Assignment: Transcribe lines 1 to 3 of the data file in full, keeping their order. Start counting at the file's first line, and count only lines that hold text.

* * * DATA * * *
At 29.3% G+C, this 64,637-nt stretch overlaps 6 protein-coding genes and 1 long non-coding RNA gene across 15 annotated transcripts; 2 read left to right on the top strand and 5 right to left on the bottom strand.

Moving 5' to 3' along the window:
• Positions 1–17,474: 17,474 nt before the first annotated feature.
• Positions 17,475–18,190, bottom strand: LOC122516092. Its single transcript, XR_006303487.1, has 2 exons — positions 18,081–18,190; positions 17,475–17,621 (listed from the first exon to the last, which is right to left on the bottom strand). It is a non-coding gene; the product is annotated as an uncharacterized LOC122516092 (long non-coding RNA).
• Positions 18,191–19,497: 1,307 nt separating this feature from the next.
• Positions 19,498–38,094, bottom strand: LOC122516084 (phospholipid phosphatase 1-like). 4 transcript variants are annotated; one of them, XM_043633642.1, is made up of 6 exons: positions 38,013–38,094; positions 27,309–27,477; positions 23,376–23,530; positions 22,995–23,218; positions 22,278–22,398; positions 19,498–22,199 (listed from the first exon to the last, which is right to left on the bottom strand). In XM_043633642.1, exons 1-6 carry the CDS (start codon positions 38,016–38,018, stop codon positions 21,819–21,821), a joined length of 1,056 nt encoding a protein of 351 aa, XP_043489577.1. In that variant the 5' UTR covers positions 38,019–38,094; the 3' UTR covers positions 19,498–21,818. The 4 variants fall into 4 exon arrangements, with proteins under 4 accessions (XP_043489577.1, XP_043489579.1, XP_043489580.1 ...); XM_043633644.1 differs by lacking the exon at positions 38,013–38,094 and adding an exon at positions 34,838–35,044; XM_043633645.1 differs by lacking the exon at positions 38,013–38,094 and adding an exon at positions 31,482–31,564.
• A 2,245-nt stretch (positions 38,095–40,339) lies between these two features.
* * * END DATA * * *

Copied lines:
At 29.3% G+C, this 64,637-nt stretch overlaps 6 protein-coding genes and 1 long non-coding RNA gene across 15 annotated transcripts; 2 read left to right on the top strand and 5 right to left on the bottom strand.

Moving 5' to 3' along the window:
• Positions 1–17,474: 17,474 nt before the first annotated feature.